Pakistan condemns Bin Laden raid and US drone attacks
Pakistan's parliament has called for a review of the country's relationship with the US over the American commando raid that killed Osama Bin Laden.
MPs said they "condemned the unilateral action... which constitutes a violation of Pakistan's sovereignty".
They unanimously passed a resolution urging a ban on Nato transit convoys unless the US ended drone attacks.
The session followed Friday's double suicide bombing that killed 80 people in north-western Pakistan.
At least 120 others were wounded in the attack on a Frontier Constabulary training centre in Shabqadar, Charsadda district.
The Pakistani Taliban said they carried out the attack - this year's deadliest on the security forces - to avenge Bin Laden's death.
The 2 May US raid on the al-Qaeda leader's Abbottabad hideout has left Washington-Islamabad relations at an all-time low, correspondents say.
Members of the US Congress have been calling for Washington to cut its billions of dollars in aid to Islamabad, saying some Pakistani officials must have known Bin Laden was hiding in the country.
On Saturday, the parliament in Islamabad said the American operation was a violation of Pakistan's sovereignty.
The MPs' resolution was passed after a joint session, under heightened security, lasting more than 10 hours.
"The people of Pakistan will no longer tolerate such actions and a repeat of unilateral measures could have dire consequences for peace and security in the region and the world," the AFP news agency quoted the resolution as saying.
An investigation should take place to "fix responsibility and recommend necessary measures to ensure that such an incident does not recur", it added.
The resolution also labelled as "unacceptable" the US use of pilotless planes to attack militants along the mountainous border with Afghanistan.
It said if the attacks did not stop, the government should consider halting the transit of supplies through its territory for Nato forces in Afghanistan.
More than 100 drone strikes are estimated to have been carried out last year.
Correspondents say Islamabad has tacitly approved of such US air strikes, although Pakistani leaders have always denied supporting them.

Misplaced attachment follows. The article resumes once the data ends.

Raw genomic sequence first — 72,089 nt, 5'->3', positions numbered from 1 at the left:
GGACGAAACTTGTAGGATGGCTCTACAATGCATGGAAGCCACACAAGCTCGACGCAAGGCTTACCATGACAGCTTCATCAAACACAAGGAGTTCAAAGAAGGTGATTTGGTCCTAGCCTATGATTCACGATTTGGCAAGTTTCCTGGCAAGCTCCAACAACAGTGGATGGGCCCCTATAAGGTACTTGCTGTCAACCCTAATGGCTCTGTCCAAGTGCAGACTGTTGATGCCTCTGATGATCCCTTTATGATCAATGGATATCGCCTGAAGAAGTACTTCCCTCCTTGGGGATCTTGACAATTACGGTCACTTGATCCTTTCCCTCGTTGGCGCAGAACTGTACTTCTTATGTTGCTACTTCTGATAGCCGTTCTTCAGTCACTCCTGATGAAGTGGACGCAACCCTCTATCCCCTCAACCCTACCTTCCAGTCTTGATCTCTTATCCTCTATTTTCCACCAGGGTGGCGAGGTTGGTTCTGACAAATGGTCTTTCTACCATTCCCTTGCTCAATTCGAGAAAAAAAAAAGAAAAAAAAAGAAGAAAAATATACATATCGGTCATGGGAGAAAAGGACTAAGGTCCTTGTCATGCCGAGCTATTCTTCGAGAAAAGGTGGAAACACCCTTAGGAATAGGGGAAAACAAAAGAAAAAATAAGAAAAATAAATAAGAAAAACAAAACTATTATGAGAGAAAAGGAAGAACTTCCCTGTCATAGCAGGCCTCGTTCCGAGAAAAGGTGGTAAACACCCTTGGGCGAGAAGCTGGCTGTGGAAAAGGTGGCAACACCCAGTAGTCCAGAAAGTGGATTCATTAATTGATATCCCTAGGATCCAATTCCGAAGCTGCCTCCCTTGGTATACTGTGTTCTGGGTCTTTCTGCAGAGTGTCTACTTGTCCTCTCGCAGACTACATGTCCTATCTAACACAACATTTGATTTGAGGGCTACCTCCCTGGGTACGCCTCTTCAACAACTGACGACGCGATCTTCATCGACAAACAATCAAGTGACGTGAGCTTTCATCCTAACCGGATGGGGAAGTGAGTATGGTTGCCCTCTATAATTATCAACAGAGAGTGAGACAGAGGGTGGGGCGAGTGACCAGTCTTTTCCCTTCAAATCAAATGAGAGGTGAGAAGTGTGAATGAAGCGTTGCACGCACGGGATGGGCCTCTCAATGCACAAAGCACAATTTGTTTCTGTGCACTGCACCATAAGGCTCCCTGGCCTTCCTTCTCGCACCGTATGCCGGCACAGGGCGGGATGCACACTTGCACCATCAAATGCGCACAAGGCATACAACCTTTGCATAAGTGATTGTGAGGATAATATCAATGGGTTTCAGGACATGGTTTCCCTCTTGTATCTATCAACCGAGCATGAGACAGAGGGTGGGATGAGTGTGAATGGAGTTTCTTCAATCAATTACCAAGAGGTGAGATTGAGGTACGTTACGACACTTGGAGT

In recent months senior Pakistani security officials have reportedly been pressing for a limit to such operations, in the face of public anger over civilian casualties.
US Senator John Kerry, who is on a visit to Afghanistan before heading to Pakistan, told the BBC there were "serious questions that need to be answered" in the US-Pakistan relationship.
Mr Kerry, chairman of the Senate Foreign Relations Committee, said in the Afghan city of Mazar-e-Sharif: "We're not trying to find a way to break the relationship apart, we're trying to find a way to build it."
However the Democrat senator, who is close to the Obama administration, said that if the US came to believe Afghan Taliban leader Mullah Omar was in Pakistan, the US would "always reserve all of its options to be able to protect our people".
During the parliamentary session, Pakistan's army chiefs appeared before MPs to explain their actions over Bin Laden's death.
Lt Gen Ahmed Shujaa Pasha, head of Pakistan's security services, is reported to have told MPs that he had offered to quit after the US Navy Seals raid, but had been turned down by the army chief.
Information Minister Firdous Ashiq Awan said Lt Gen Pasha had told MPs he was ready to take responsibility for any criminal failing.
Pakistani leaders have insisted they had no idea Bin Laden was holed up in the country.
Separately in the US, Judicial Watch, a conservative lobby group, has filed a Freedom of Information Act lawsuit against the defence department, calling for the publication of the photographs of Bin Laden's body.
Its president, Tom Fitton, said the "American people have a right to know, by law, basic information about the killing".
President Barack Obama has said publication of the "gruesome" photos could incite violence and threaten US national security.